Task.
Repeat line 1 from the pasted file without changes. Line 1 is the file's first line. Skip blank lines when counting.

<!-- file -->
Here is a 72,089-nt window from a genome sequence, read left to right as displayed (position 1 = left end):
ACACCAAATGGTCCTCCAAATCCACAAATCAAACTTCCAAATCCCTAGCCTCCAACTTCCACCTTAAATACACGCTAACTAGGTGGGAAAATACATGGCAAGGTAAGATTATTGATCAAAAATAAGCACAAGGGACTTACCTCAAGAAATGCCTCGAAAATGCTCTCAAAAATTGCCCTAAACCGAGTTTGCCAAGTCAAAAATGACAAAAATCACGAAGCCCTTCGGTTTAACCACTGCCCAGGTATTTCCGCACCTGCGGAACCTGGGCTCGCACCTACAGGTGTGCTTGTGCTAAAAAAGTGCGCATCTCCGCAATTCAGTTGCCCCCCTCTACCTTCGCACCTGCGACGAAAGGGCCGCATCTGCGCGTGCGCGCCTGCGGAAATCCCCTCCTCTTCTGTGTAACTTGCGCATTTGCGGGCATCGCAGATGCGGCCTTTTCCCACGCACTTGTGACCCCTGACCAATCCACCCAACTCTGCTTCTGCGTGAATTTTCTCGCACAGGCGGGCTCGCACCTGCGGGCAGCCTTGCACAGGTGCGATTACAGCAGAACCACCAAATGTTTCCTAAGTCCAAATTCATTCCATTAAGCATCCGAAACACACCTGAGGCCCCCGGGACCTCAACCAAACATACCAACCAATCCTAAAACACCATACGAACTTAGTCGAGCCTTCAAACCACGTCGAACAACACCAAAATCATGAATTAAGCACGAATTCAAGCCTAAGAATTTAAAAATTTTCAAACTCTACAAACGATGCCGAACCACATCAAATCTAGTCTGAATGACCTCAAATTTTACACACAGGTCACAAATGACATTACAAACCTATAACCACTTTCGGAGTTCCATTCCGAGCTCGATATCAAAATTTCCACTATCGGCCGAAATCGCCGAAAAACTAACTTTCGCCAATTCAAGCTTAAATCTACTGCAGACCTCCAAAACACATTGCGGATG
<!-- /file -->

Here is a 72,089-nt window from a genome sequence, read left to right as displayed (position 1 = left end):